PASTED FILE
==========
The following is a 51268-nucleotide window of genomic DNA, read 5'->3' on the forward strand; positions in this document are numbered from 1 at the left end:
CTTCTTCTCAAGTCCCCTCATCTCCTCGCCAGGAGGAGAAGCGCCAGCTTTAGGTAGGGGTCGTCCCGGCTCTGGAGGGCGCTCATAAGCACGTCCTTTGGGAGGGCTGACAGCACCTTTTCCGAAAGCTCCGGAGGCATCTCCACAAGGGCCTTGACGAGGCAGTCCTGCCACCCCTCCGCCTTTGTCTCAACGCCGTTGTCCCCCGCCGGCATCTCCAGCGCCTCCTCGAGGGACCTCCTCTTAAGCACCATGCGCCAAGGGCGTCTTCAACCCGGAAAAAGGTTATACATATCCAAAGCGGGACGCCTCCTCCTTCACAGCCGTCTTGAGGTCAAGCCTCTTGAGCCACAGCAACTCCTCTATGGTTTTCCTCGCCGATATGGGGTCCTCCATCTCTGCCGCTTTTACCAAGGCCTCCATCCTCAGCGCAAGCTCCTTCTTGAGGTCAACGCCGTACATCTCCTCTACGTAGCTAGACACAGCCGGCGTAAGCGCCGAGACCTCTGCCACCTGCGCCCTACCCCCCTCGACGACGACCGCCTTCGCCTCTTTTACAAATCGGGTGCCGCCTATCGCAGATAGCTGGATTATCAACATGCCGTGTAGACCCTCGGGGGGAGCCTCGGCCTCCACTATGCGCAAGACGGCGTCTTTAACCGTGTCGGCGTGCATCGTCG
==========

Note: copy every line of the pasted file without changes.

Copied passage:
The following is a 51268-nucleotide window of genomic DNA, read 5'->3' on the forward strand; positions in this document are numbered from 1 at the left end:
CTTCTTCTCAAGTCCCCTCATCTCCTCGCCAGGAGGAGAAGCGCCAGCTTTAGGTAGGGGTCGTCCCGGCTCTGGAGGGCGCTCATAAGCACGTCCTTTGGGAGGGCTGACAGCACCTTTTCCGAAAGCTCCGGAGGCATCTCCACAAGGGCCTTGACGAGGCAGTCCTGCCACCCCTCCGCCTTTGTCTCAACGCCGTTGTCCCCCGCCGGCATCTCCAGCGCCTCCTCGAGGGACCTCCTCTTAAGCACCATGCGCCAAGGGCGTCTTCAACCCGGAAAAAGGTTATACATATCCAAAGCGGGACGCCTCCTCCTTCACAGCCGTCTTGAGGTCAAGCCTCTTGAGCCACAGCAACTCCTCTATGGTTTTCCTCGCCGATATGGGGTCCTCCATCTCTGCCGCTTTTACCAAGGCCTCCATCCTCAGCGCAAGCTCCTTCTTGAGGTCAACGCCGTACATCTCCTCTACGTAGCTAGACACAGCCGGCGTAAGCGCCGAGACCTCTGCCACCTGCGCCCTACCCCCCTCGACGACGACCGCCTTCGCCTCTTTTACAAATCGGGTGCCGCCTATCGCAGATAGCTGGATTATCAACATGCCGTGTAGACCCTCGGGGGGAGCCTCGGCCTCCACTATGCGCAAGACGGCGTCTTTAACCGTGTCGGCGTGCATCGTCG